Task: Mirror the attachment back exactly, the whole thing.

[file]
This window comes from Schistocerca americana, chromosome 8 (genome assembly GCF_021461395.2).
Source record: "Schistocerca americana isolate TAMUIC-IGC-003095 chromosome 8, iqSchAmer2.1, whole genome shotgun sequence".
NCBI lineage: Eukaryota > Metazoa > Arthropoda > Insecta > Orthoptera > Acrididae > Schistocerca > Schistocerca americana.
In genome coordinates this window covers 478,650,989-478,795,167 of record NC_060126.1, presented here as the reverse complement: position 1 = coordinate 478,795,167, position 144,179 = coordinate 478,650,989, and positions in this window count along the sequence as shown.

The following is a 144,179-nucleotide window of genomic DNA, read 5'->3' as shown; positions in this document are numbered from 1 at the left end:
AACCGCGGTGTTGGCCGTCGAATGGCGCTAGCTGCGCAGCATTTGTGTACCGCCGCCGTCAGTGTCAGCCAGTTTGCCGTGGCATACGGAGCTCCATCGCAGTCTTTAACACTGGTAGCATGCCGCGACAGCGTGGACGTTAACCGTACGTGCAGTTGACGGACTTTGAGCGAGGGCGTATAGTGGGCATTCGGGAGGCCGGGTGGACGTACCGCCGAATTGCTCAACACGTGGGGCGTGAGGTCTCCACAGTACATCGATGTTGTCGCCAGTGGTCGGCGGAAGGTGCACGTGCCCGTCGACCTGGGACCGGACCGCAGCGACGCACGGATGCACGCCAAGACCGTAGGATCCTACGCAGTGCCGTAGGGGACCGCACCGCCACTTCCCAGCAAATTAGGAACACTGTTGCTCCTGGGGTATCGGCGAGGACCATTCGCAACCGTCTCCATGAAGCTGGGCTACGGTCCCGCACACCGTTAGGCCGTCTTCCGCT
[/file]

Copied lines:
This window comes from Schistocerca americana, chromosome 8 (genome assembly GCF_021461395.2).
Source record: "Schistocerca americana isolate TAMUIC-IGC-003095 chromosome 8, iqSchAmer2.1, whole genome shotgun sequence".
NCBI lineage: Eukaryota > Metazoa > Arthropoda > Insecta > Orthoptera > Acrididae > Schistocerca > Schistocerca americana.
In genome coordinates this window covers 478,650,989-478,795,167 of record NC_060126.1, presented here as the reverse complement: position 1 = coordinate 478,795,167, position 144,179 = coordinate 478,650,989, and positions in this window count along the sequence as shown.

The following is a 144,179-nucleotide window of genomic DNA, read 5'->3' as shown; positions in this document are numbered from 1 at the left end:
AACCGCGGTGTTGGCCGTCGAATGGCGCTAGCTGCGCAGCATTTGTGTACCGCCGCCGTCAGTGTCAGCCAGTTTGCCGTGGCATACGGAGCTCCATCGCAGTCTTTAACACTGGTAGCATGCCGCGACAGCGTGGACGTTAACCGTACGTGCAGTTGACGGACTTTGAGCGAGGGCGTATAGTGGGCATTCGGGAGGCCGGGTGGACGTACCGCCGAATTGCTCAACACGTGGGGCGTGAGGTCTCCACAGTACATCGATGTTGTCGCCAGTGGTCGGCGGAAGGTGCACGTGCCCGTCGACCTGGGACCGGACCGCAGCGACGCACGGATGCACGCCAAGACCGTAGGATCCTACGCAGTGCCGTAGGGGACCGCACCGCCACTTCCCAGCAAATTAGGAACACTGTTGCTCCTGGGGTATCGGCGAGGACCATTCGCAACCGTCTCCATGAAGCTGGGCTACGGTCCCGCACACCGTTAGGCCGTCTTCCGCT